Date: Thursday 25 April 

Time: 7.15pm-8.30pm 

Venue: Small Seeds, Castlegate (New Street junction), HD1 2UD 

Tickets: Free (booking recommended) 

Age Guidance: 16+ 

Access Guide: https://www.accessable.co.uk/huddersfield-literature-festival/access-guides/small-seeds  

Please note: When purchasing tickets please download the Eventbrite ‘app’ or ‘create an Eventbrite account’. This will facilitate quicker access to your tickets.

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Sairish Hussain & Lucy Sheerman

The critically acclaimed author of The Family Tree Sairish Hussain talks about her new novel Hidden Fires, set at the time of the Grenfell Fire. She is joined by poet Lucy Sheerman, the author of an experimental memoir Pine Island. 

Hidden Fires by Sairish Hussain explores grief and loss, the power of family ties, and the long arm of history. Ramadan, 2017. Yusuf wakes up in the middle of the night to pray. Miles away, Rubi is also awake. On the television, she watches reports of a devastating fire in London. She is already anxious when her parents send her to stay with her Grandpa Yusuf, whose conservative house rules are almost as unbearable as the loneliness she feels at home. When she finds him scared and confused one night, it becomes clear that there’s more to her grandfather than Rubi ever considered.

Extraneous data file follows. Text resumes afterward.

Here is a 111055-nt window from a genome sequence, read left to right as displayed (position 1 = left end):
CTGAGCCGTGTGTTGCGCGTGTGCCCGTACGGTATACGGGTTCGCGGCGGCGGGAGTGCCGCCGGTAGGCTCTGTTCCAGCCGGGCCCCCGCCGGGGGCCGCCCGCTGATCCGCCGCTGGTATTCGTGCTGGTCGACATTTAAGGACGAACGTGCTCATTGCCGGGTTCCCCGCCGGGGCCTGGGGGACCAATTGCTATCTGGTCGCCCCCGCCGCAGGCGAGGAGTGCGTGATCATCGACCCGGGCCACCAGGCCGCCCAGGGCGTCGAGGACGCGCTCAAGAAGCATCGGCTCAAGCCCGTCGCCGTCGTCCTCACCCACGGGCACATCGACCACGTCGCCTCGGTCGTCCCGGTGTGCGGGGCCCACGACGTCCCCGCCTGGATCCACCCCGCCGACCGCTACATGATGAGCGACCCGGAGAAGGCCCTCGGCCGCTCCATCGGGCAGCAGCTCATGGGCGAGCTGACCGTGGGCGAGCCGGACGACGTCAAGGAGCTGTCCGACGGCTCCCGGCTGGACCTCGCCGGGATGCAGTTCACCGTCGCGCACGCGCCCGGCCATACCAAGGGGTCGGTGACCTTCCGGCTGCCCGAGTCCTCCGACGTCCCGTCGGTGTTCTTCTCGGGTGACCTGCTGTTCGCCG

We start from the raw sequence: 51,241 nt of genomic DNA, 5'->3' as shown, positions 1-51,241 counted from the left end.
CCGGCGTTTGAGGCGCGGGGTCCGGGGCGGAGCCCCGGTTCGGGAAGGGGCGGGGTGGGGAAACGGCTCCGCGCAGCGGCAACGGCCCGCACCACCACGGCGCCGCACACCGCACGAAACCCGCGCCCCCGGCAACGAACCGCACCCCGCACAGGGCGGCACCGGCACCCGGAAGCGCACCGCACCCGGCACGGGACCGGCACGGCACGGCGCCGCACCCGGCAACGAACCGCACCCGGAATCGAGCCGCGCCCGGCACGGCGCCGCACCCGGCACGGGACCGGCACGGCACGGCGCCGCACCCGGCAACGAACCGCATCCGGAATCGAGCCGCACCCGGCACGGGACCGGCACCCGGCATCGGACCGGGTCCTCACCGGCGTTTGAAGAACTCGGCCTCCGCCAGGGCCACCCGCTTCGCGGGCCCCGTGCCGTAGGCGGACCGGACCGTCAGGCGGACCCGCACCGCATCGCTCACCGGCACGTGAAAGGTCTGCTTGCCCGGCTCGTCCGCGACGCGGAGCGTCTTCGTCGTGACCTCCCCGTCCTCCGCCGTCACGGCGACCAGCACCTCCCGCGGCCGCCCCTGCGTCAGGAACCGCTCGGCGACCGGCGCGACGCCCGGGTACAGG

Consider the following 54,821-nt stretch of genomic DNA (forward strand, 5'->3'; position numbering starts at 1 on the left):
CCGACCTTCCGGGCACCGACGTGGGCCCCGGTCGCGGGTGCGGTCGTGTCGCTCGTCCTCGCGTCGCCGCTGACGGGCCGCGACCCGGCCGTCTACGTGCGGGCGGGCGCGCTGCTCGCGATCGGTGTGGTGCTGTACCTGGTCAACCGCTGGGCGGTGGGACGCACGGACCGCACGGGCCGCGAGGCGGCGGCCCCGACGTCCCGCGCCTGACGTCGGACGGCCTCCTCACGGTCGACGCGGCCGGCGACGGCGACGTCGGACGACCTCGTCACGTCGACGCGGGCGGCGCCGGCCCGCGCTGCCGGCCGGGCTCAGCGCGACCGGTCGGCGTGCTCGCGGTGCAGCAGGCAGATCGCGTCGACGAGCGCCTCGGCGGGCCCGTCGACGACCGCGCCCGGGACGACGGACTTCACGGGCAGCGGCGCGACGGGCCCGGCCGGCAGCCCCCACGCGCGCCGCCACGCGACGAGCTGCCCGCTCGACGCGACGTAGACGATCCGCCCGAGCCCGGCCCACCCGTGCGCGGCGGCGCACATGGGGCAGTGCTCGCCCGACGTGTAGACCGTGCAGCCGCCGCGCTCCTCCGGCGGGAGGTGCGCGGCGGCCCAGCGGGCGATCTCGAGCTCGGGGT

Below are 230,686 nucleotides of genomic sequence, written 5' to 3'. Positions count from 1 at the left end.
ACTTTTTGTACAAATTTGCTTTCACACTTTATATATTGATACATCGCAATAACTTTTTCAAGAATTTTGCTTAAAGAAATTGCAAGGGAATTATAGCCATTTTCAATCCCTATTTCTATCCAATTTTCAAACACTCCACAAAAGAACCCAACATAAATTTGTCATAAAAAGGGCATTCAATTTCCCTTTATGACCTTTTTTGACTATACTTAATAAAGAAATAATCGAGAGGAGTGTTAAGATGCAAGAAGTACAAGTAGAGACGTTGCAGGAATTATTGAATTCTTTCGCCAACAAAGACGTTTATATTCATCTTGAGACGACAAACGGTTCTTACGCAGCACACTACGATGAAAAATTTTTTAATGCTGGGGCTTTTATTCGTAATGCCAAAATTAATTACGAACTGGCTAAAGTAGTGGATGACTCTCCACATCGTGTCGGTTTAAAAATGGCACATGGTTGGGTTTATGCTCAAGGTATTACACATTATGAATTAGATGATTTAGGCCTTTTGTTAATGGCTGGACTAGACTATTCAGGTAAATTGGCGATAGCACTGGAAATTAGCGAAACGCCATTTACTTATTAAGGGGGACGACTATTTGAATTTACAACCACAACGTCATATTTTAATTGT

Pine Island by Lucy Sheerman is an experimental memoir written in the form of a series of letters to an unknown recipient. The book chronicles a year in the life of the author as she navigates family illness, bereavement and motherhood while honouring and cultivating the poetic life she has created. Pine Island documents a life unfolding and accounted for, with all its little victories and failures laid bare. Weaving family interactions and personal reflections with observations of the natural world and accounts of the weather, the book creates an intimate space in which the reader becomes a participant in an evolving present.